TREASURY INSPECTOR GENERAL FOR TAX ADMINISTRATION

 

 

Actions Are Needed to Protect Taxpayers’ Rights During the Lien Due Process

 

 

 

July 9, 2010

 

Reference Number:  2010-30-072

 

 

This report has cleared the Treasury Inspector General for Tax Administration disclosure review process and information determined to be restricted from public release has been redacted from this document.

 

Redaction Legend:

1 = Tax Return/Return Information

 

Phone Number   |  202-622-6500

Email Address   |  inquiries@tigta.treas.gov

Web Site           |  http://www.tigta.gov

 

HIGHLIGHTS

ACTIONS ARE NEEDED TO PROTECT TAXPAYERS’ RIGHTS DURING THE LIEN DUE PROCESS

Highlights

Final Report issued on July 9, 2010

Highlights of Reference Number:  2010-30-072 to the Internal Revenue Service Commissioner for the Small Business/Self-Employed Division.

IMPACT ON TAXPAYERS

After filing Notices of Federal Tax Lien, the Internal Revenue Service (IRS) must notify the affected taxpayers in writing, at their last known address, within 5 business days of the lien filings.  However, as noted in previous audits, the IRS has not always complied with this statutory requirement and did not always follow its own internal guidelines for notifying taxpayer representatives of the filing of lien notices.  Therefore, some taxpayers’ rights to appeal the lien filings may have been jeopardized, and others may have had their rights violated when the IRS did not notify their representatives of the lien filings.

WHY TIGTA DID THE AUDIT

TIGTA is required by law to determine annually whether lien notices sent by the IRS comply with the legal guidelines in Internal Revenue Code Section 6320.

WHAT TIGTA FOUND

TIGTA reviewed a statistically valid sample of 125 Federal Tax Liens filed for the 12-month period ending June 30, 2009, and determined that the IRS mailed substantially all of the 125 lien notices in a timely manner, as required by Internal Revenue Code Section 6320.  These errors could result in violations of taxpayers’ rights.  TIGTA estimated that 15,169 lien notices filed during the same period could have been mailed late.

In addition, the IRS did not always follow its own regulations for notifying taxpayers’ representatives of the filing of lien notices.  IRS regulations require taxpayer representatives be given copies of all correspondence issued to the taxpayer.  For 8 of the 31 cases in the statistically valid sample where the taxpayer had an authorized representative, the IRS did not notify the taxpayer’s representative of the lien filing.  The IRS does not have an automated process that updates taxpayer representative information directly to the system that generates the lien notices.  TIGTA estimated that 60,675 taxpayer representatives may not have been provided lien notices, resulting in potential violations of taxpayers’ right to have their representative notified.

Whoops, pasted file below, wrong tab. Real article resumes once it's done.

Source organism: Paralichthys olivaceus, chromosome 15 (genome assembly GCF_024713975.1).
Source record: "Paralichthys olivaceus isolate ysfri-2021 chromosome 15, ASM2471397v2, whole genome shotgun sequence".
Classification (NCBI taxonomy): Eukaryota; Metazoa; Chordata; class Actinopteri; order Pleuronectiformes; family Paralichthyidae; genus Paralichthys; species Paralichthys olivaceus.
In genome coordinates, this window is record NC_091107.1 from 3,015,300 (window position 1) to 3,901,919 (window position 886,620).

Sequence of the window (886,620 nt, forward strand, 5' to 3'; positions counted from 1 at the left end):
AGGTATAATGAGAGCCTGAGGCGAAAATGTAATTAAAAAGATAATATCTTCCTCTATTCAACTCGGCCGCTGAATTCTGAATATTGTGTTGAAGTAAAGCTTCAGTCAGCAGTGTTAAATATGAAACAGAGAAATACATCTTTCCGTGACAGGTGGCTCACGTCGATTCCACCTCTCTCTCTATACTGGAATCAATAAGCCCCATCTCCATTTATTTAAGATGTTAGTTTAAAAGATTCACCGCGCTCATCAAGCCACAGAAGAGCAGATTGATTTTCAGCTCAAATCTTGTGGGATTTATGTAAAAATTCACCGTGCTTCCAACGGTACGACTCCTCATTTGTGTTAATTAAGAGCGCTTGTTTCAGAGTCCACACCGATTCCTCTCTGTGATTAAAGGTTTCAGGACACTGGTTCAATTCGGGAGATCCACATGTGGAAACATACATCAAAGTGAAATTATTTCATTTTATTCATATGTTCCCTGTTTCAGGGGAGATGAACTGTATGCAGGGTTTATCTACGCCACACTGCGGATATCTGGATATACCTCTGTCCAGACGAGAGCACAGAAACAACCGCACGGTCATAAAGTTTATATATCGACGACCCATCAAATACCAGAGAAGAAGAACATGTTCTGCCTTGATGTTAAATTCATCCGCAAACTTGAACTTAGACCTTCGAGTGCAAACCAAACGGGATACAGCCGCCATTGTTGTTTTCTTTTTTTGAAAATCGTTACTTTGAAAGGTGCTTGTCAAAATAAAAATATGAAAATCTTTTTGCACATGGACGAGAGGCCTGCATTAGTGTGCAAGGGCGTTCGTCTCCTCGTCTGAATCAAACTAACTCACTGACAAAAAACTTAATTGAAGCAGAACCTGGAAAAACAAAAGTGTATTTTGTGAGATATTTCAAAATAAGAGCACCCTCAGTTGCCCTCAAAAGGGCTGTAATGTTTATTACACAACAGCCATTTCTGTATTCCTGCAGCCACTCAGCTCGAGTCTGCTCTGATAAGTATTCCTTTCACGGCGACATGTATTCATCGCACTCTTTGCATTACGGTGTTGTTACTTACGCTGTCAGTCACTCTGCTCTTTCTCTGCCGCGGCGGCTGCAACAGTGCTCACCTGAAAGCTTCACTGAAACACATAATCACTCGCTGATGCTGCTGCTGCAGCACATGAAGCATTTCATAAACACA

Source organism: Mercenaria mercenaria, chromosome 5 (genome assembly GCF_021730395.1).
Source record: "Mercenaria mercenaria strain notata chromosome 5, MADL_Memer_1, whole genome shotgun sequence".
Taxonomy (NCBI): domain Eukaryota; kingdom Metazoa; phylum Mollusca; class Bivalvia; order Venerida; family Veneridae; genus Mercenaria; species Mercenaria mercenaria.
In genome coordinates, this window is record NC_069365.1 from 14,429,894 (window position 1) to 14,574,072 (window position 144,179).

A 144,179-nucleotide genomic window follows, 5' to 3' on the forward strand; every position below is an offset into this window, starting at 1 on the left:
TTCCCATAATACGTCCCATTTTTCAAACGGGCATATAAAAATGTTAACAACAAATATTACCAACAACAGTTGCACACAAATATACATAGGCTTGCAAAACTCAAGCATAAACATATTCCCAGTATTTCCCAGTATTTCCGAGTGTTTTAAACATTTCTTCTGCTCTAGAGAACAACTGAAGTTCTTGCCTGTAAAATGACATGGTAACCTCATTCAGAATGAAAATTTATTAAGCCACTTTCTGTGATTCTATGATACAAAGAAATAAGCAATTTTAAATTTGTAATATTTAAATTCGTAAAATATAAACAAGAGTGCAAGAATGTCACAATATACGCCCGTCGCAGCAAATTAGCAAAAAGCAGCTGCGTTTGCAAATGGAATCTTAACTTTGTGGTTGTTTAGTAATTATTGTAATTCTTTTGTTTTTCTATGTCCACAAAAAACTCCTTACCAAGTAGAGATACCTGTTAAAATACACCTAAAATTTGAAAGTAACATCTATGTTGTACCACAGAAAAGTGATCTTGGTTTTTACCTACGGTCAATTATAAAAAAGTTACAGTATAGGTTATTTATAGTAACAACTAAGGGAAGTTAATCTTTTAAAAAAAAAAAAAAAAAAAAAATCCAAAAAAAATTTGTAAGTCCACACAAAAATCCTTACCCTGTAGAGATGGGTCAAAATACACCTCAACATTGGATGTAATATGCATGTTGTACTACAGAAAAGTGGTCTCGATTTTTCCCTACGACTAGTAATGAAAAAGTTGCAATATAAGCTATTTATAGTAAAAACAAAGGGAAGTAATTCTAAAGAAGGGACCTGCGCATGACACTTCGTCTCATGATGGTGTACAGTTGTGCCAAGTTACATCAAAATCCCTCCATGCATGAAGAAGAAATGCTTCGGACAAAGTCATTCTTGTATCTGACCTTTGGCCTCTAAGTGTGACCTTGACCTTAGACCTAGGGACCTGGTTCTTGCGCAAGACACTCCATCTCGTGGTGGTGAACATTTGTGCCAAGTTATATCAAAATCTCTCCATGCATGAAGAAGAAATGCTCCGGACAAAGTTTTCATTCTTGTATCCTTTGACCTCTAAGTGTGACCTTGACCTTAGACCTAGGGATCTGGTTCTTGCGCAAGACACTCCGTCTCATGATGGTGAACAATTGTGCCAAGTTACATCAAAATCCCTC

When an initial lien notice is returned because it could not be delivered and a different address is available for the taxpayer, the IRS does not always meet its statutory requirement to send the lien notice to the taxpayer’s last known address.  TIGTA identified three cases for which a new lien notice should have been sent to the taxpayer at the updated address because IRS systems listed the address prior to the lien filing.  The three cases could involve legal violations because the IRS did not meet its statutory requirement to send lien notices to the taxpayer’s last known address.

WHAT TIGTA RECOMMENDED

TIGTA recommended that the Director, Collection, Small Business/Self-Employed Division, consult with the IRS Office of Chief Counsel to identify any actions necessary to correct the potential taxpayer violations for the untimely lien notices.  In addition, the Director, Campus Filing and Payment Compliance, Small Business/Self-Employed Division, should ensure compliance with undelivered lien notices procedures.

IRS officials agreed with the recommendations and are planning corrective actions.  ****1****TIGTA maintains that the outcome measure in the report is reasonable.*****1*****

 

July 9, 2010

 

 

MEMORANDUM FOR COMMISSIONER, SMALL BUSINESS/SELF-EMPLOYED DIVISION

 

FROM:                            Michael R. Phillips /s/ Michael R. Phillips

                                         Deputy Inspector General for Audit

 

SUBJECT:                    Final Audit Report – Actions Are Needed to Protect Taxpayers’ Rights During the Lien Due Process (Audit # 201030001)